The Moscow Mule, despite its name and main ingredient, doesn’t hail from Russia. It’s a red-blooded American cocktail, cooked up in Manhattan in 1941 by three men in the beverage industry: one a distributor, one a maker of ginger beer, and one a maker of vodka. They wondered what it would taste like to add two shots of vodka to ginger beer and a squeeze of lime. It tasted good. Thus the Moscow Mule, named after their location at the Chatham Hotel, the birthplace of “Little Moscow,” was born.
Or so the legend goes. The more likely story is that Wes Price, head bartender at the Cock’n Bull restaurant in Los Angeles, invented it while trying to clean out some dead stock from the restaurant’s basement. Either way, it’s a drink that, with its signature copper mug, has become extremely popular over the years. And luckily, it’s one that’s extremely easy to make. (This description and recipe was taken from Esquire)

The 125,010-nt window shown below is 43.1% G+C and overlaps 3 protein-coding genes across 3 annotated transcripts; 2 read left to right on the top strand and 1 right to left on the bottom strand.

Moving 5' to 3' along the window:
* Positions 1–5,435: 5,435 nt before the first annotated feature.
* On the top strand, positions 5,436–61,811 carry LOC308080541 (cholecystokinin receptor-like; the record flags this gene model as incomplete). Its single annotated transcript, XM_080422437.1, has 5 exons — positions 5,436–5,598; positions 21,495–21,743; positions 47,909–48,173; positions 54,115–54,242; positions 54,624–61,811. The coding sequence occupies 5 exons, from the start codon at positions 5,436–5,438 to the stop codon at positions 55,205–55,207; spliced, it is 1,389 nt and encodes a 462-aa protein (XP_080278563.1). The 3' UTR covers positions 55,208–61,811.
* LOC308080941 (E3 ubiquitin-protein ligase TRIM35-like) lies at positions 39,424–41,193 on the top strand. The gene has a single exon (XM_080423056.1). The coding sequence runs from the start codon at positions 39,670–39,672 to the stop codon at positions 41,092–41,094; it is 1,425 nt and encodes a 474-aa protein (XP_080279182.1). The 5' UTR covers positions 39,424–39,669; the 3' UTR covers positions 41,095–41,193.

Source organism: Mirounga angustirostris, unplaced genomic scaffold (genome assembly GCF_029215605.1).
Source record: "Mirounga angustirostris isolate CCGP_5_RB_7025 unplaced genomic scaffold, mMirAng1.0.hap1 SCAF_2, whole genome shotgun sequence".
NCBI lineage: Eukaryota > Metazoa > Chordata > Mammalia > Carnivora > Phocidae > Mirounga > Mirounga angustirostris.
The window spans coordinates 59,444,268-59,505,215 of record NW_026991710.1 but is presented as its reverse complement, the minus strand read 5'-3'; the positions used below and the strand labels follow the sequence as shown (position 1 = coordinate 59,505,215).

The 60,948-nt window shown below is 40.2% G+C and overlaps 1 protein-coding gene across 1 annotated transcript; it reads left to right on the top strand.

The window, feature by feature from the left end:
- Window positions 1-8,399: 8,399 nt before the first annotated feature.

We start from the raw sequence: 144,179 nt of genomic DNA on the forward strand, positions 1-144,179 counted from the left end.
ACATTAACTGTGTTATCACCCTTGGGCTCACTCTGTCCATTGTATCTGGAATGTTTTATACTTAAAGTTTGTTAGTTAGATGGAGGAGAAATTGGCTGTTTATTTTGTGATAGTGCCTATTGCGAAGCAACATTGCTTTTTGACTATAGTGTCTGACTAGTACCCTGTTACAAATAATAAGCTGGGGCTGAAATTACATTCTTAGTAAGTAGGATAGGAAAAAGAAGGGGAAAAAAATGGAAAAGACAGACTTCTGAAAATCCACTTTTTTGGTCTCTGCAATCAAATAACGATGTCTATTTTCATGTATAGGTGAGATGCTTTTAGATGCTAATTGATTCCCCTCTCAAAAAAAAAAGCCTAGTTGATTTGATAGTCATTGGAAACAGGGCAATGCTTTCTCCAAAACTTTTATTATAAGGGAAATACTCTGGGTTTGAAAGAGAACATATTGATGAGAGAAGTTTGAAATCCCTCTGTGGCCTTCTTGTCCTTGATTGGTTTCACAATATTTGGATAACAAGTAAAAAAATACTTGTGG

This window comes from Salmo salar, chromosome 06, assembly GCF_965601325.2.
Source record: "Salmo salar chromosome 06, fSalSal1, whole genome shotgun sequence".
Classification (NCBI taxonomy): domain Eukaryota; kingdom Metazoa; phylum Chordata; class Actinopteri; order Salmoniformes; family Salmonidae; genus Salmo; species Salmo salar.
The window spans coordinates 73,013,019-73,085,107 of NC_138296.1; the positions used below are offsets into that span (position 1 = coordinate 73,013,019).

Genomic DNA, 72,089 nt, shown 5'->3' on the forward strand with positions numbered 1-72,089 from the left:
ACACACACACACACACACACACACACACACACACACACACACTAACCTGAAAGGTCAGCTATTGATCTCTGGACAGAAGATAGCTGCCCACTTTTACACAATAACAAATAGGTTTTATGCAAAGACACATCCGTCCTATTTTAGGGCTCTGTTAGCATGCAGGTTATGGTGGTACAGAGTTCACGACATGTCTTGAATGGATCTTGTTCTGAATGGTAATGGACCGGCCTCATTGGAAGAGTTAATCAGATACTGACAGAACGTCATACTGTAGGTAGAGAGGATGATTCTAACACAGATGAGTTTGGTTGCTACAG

- 1/2 oz. lime juice
- 2 oz. vodka
- 6 oz. ginger beer
Squeeze lime juice into a Collins glass (or Moscow Mule mug) and drop in the spent shell.
Add 2 or 3 ice cubes, then pour in the vodka and fill with cold ginger beer (not ginger ale, although what the hell).
Serve with a stirring rod.
The Kentucky Mule
For those who like their cocktails with more of an American Southern vibe, or for those who just don't like vodka, the highly refreshing alternative to the Moscow Mule is the Kentucky Mule. It's made exactly the same as the Moscow version, only instead of 2 oz. of vodka, you use 2 oz. of bourbon. And, in a nod to its Kentucky cousin, you garnish it with a sprig of mint.